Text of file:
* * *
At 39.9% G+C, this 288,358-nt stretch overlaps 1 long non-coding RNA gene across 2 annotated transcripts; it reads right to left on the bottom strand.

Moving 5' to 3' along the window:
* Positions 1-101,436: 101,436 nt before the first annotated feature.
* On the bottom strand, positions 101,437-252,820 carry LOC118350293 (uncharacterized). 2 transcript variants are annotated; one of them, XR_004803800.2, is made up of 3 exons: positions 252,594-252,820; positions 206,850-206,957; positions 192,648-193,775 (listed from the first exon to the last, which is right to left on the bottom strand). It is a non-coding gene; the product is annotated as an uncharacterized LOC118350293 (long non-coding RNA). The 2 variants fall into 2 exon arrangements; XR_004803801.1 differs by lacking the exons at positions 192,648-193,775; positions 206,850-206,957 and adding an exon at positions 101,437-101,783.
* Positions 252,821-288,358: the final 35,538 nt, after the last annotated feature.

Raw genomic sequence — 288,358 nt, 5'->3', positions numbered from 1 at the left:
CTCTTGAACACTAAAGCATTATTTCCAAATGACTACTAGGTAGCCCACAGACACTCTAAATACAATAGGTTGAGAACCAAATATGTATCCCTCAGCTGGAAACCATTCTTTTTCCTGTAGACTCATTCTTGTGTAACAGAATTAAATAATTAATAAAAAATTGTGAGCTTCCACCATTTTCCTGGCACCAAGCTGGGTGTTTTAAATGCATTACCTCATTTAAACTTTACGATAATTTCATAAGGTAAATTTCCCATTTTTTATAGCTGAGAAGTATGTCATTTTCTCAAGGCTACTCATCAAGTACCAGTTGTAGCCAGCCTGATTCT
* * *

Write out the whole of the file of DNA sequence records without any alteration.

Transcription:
At 39.9% G+C, this 288,358-nt stretch overlaps 1 long non-coding RNA gene across 2 annotated transcripts; it reads right to left on the bottom strand.

Moving 5' to 3' along the window:
* Positions 1-101,436: 101,436 nt before the first annotated feature.
* On the bottom strand, positions 101,437-252,820 carry LOC118350293 (uncharacterized). 2 transcript variants are annotated; one of them, XR_004803800.2, is made up of 3 exons: positions 252,594-252,820; positions 206,850-206,957; positions 192,648-193,775 (listed from the first exon to the last, which is right to left on the bottom strand). It is a non-coding gene; the product is annotated as an uncharacterized LOC118350293 (long non-coding RNA). The 2 variants fall into 2 exon arrangements; XR_004803801.1 differs by lacking the exons at positions 192,648-193,775; positions 206,850-206,957 and adding an exon at positions 101,437-101,783.
* Positions 252,821-288,358: the final 35,538 nt, after the last annotated feature.

Raw genomic sequence — 288,358 nt, 5'->3', positions numbered from 1 at the left:
CTCTTGAACACTAAAGCATTATTTCCAAATGACTACTAGGTAGCCCACAGACACTCTAAATACAATAGGTTGAGAACCAAATATGTATCCCTCAGCTGGAAACCATTCTTTTTCCTGTAGACTCATTCTTGTGTAACAGAATTAAATAATTAATAAAAAATTGTGAGCTTCCACCATTTTCCTGGCACCAAGCTGGGTGTTTTAAATGCATTACCTCATTTAAACTTTACGATAATTTCATAAGGTAAATTTCCCATTTTTTATAGCTGAGAAGTATGTCATTTTCTCAAGGCTACTCATCAAGTACCAGTTGTAGCCAGCCTGATTCT